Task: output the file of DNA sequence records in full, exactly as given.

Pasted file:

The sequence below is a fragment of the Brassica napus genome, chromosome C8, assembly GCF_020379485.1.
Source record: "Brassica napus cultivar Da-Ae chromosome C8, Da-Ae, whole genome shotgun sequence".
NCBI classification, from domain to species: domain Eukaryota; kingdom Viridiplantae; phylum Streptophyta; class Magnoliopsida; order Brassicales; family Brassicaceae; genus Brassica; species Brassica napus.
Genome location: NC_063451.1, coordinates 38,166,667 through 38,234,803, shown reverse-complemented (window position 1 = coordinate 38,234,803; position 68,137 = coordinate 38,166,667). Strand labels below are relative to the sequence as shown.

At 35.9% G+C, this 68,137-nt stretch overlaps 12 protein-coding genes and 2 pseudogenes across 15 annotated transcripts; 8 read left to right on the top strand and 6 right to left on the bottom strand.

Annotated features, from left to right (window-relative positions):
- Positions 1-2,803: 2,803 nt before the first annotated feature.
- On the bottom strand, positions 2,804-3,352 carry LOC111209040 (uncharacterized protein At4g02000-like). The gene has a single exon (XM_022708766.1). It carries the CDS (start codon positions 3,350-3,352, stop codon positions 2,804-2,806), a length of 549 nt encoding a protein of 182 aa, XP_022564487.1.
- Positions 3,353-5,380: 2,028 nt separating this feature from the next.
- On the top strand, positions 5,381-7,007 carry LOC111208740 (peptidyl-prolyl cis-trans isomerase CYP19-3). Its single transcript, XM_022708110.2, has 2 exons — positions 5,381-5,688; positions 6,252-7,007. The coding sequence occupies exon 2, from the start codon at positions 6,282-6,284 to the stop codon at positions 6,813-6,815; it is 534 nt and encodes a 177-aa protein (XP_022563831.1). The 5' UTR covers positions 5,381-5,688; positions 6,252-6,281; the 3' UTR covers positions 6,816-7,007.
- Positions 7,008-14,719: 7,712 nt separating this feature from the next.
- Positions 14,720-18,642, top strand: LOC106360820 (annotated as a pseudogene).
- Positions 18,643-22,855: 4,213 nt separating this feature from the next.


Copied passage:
The sequence below is a fragment of the Brassica napus genome, chromosome C8, assembly GCF_020379485.1.
Source record: "Brassica napus cultivar Da-Ae chromosome C8, Da-Ae, whole genome shotgun sequence".
NCBI classification, from domain to species: domain Eukaryota; kingdom Viridiplantae; phylum Streptophyta; class Magnoliopsida; order Brassicales; family Brassicaceae; genus Brassica; species Brassica napus.
Genome location: NC_063451.1, coordinates 38,166,667 through 38,234,803, shown reverse-complemented (window position 1 = coordinate 38,234,803; position 68,137 = coordinate 38,166,667). Strand labels below are relative to the sequence as shown.

At 35.9% G+C, this 68,137-nt stretch overlaps 12 protein-coding genes and 2 pseudogenes across 15 annotated transcripts; 8 read left to right on the top strand and 6 right to left on the bottom strand.

Annotated features, from left to right (window-relative positions):
- Positions 1-2,803: 2,803 nt before the first annotated feature.
- On the bottom strand, positions 2,804-3,352 carry LOC111209040 (uncharacterized protein At4g02000-like). The gene has a single exon (XM_022708766.1). It carries the CDS (start codon positions 3,350-3,352, stop codon positions 2,804-2,806), a length of 549 nt encoding a protein of 182 aa, XP_022564487.1.
- Positions 3,353-5,380: 2,028 nt separating this feature from the next.
- On the top strand, positions 5,381-7,007 carry LOC111208740 (peptidyl-prolyl cis-trans isomerase CYP19-3). Its single transcript, XM_022708110.2, has 2 exons — positions 5,381-5,688; positions 6,252-7,007. The coding sequence occupies exon 2, from the start codon at positions 6,282-6,284 to the stop codon at positions 6,813-6,815; it is 534 nt and encodes a 177-aa protein (XP_022563831.1). The 5' UTR covers positions 5,381-5,688; positions 6,252-6,281; the 3' UTR covers positions 6,816-7,007.
- Positions 7,008-14,719: 7,712 nt separating this feature from the next.
- Positions 14,720-18,642, top strand: LOC106360820 (annotated as a pseudogene).
- Positions 18,643-22,855: 4,213 nt separating this feature from the next.